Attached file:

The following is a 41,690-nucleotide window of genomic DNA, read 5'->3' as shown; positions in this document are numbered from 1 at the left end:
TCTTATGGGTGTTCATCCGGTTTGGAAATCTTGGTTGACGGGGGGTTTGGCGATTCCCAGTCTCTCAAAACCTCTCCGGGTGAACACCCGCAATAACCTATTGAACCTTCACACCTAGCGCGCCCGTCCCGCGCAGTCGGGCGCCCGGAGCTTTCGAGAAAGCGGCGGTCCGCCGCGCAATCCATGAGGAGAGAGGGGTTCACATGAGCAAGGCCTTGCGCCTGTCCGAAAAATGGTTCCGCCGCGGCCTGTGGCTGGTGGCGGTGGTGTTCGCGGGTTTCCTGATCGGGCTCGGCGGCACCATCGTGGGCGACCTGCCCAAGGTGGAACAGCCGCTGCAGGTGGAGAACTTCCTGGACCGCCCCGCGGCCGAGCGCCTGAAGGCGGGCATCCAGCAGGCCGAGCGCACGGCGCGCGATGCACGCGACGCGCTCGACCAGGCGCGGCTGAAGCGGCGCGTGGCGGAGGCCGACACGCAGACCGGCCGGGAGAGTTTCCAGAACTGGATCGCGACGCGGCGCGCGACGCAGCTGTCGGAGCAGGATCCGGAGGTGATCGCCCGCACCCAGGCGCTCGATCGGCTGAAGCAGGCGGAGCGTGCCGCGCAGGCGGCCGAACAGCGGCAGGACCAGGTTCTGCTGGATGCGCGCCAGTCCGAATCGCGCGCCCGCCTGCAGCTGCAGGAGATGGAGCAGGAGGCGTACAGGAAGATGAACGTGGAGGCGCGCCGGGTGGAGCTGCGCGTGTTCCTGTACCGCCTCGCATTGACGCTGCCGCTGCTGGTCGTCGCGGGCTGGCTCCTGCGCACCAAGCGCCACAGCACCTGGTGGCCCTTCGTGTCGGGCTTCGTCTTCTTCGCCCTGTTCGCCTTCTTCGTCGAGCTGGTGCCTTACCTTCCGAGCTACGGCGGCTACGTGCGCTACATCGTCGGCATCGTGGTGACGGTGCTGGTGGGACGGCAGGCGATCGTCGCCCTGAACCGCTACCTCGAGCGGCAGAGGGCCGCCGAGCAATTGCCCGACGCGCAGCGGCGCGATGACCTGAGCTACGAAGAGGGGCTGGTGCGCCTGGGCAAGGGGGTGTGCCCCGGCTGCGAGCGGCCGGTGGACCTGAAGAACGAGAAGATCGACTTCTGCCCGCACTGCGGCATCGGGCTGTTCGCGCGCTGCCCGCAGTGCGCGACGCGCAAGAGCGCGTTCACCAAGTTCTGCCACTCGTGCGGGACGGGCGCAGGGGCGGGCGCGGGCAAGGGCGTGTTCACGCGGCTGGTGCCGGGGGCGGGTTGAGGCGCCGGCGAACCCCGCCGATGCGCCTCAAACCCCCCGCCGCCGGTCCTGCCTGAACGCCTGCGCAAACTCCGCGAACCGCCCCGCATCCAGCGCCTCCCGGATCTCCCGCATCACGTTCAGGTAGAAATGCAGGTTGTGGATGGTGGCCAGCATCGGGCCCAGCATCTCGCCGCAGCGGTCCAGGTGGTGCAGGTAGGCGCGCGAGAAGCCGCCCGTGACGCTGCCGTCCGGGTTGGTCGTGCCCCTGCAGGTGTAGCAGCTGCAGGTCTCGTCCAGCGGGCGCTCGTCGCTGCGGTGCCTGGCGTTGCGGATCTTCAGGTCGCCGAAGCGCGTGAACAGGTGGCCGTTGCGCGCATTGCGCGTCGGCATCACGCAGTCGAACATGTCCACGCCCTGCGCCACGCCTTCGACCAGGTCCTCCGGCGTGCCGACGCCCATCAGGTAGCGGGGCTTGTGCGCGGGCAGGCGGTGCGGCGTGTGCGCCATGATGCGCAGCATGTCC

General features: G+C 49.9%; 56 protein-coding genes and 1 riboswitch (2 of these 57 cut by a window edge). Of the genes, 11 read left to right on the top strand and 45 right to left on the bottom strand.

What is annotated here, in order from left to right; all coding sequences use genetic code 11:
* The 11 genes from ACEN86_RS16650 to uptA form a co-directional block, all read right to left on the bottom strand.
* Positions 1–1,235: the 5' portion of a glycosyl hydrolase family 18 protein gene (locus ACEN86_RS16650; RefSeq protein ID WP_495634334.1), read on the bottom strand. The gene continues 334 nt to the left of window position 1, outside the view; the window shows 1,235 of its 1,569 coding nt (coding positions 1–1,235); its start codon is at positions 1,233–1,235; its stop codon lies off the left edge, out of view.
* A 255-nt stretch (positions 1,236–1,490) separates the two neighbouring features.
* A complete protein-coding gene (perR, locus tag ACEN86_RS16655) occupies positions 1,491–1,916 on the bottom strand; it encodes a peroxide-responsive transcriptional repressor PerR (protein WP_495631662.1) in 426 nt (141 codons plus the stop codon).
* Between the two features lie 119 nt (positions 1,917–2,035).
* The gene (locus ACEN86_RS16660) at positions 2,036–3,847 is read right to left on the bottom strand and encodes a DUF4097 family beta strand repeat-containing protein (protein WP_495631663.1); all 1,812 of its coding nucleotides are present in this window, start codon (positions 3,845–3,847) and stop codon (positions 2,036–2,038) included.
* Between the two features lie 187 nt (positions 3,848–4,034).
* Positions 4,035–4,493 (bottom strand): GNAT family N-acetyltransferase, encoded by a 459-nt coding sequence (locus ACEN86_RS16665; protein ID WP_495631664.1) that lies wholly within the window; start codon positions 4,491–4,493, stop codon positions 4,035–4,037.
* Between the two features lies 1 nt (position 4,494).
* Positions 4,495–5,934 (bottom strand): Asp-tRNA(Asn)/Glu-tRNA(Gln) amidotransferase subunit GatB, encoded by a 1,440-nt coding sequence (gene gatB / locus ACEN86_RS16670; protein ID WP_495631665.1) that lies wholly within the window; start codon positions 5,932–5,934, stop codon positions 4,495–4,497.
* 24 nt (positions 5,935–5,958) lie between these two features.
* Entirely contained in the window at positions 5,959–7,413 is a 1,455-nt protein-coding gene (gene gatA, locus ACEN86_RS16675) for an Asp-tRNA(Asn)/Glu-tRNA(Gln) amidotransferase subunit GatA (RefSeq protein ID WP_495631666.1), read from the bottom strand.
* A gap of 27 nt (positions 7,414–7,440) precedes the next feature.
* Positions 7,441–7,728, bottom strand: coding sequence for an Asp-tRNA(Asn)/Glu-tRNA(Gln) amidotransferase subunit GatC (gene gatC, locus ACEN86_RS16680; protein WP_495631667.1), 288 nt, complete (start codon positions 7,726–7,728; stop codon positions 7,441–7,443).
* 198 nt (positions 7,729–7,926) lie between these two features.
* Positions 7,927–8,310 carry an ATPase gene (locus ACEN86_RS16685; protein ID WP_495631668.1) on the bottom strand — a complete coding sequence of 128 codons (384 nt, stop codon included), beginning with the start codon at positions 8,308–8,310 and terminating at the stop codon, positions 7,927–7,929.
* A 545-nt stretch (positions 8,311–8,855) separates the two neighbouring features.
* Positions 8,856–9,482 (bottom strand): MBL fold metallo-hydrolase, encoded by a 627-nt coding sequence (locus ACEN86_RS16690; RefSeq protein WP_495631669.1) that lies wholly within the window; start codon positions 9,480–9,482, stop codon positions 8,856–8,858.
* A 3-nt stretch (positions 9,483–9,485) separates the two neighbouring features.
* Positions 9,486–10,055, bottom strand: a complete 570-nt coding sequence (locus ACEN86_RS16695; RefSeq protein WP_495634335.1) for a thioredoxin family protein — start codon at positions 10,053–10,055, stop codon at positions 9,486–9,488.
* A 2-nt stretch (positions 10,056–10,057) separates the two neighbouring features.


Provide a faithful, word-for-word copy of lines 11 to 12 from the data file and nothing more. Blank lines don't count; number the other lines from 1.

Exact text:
* Between the two features lie 187 nt (positions 3,848–4,034).
* Positions 4,035–4,493 (bottom strand): GNAT family N-acetyltransferase, encoded by a 459-nt coding sequence (locus ACEN86_RS16665; protein ID WP_495631664.1) that lies wholly within the window; start codon positions 4,491–4,493, stop codon positions 4,035–4,037.